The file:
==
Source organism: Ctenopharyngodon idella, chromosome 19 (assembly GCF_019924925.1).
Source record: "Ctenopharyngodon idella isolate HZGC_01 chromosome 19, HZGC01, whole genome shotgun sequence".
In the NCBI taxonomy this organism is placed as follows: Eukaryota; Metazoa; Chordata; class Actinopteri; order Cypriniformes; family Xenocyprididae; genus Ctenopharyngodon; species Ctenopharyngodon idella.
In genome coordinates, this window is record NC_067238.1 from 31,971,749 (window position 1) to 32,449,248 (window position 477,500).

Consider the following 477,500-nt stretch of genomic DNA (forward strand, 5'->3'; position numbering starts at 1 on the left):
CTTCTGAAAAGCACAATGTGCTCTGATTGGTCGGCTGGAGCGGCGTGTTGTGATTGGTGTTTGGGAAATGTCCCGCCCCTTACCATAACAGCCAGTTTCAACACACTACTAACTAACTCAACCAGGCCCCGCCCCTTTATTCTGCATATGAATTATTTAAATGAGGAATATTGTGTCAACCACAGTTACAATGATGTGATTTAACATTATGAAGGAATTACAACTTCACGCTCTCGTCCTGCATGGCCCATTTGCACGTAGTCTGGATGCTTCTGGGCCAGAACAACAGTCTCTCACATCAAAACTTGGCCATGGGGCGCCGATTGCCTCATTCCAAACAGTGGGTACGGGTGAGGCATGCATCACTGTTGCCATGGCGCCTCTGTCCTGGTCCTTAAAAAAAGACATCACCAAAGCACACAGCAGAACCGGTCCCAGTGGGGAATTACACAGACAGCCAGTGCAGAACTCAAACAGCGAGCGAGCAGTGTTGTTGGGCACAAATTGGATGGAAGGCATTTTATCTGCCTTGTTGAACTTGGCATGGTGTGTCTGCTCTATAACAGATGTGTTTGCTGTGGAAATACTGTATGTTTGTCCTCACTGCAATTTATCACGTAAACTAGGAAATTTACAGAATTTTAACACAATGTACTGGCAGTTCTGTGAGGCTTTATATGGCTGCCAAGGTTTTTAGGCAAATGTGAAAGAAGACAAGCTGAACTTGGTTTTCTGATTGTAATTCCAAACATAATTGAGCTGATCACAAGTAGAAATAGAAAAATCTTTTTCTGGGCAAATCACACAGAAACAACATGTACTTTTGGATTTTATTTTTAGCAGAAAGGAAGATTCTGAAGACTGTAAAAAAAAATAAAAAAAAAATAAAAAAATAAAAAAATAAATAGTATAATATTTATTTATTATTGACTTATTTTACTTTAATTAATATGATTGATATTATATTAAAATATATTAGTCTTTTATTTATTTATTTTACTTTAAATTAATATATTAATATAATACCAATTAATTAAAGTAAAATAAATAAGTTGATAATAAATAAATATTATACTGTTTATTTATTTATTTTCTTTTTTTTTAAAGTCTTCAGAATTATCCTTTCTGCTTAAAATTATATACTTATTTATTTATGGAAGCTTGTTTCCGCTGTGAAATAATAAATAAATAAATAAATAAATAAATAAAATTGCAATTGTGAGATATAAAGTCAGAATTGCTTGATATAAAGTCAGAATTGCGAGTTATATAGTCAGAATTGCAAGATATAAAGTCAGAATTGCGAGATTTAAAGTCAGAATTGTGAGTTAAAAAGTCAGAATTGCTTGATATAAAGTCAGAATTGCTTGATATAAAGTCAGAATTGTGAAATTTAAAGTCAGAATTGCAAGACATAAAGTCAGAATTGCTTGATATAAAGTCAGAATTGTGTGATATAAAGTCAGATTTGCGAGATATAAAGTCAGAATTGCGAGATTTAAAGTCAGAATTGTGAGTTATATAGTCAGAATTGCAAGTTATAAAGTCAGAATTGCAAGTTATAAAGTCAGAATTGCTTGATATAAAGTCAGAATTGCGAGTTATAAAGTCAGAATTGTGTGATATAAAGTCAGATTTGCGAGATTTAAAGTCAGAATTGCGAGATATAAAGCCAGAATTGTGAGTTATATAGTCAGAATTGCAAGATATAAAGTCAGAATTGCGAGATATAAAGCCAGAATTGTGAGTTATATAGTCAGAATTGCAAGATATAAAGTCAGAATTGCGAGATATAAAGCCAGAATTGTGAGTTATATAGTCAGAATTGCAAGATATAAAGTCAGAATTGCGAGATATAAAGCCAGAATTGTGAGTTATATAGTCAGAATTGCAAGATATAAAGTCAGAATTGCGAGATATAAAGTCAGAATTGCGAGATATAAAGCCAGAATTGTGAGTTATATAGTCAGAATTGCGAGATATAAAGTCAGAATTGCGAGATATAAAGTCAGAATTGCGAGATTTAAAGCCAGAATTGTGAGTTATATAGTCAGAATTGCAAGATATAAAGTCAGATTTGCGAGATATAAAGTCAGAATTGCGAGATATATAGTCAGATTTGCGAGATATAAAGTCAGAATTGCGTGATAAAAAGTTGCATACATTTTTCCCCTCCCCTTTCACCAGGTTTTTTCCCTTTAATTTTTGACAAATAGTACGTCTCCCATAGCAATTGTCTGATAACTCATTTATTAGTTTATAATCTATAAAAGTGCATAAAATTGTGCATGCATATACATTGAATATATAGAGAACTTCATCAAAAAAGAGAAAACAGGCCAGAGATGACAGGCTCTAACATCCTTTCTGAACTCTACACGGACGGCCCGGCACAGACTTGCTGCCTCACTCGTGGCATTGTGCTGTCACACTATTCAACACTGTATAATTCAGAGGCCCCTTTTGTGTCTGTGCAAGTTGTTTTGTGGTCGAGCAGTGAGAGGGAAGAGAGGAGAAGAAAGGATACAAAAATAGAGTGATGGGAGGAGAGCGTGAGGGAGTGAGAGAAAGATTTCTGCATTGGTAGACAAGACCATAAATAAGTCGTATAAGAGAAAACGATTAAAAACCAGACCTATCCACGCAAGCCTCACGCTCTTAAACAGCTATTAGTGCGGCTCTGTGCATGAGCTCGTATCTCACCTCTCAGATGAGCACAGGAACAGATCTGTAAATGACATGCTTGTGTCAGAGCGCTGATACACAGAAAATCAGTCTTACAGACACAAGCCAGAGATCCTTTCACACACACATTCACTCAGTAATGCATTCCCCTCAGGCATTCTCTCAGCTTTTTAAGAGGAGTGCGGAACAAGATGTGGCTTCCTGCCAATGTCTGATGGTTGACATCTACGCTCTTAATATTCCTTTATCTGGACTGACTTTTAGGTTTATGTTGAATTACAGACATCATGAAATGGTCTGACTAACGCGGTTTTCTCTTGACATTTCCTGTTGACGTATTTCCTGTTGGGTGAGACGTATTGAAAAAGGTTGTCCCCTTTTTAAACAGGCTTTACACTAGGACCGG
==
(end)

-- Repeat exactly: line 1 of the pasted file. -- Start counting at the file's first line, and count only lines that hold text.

Source organism: Ctenopharyngodon idella, chromosome 19 (assembly GCF_019924925.1).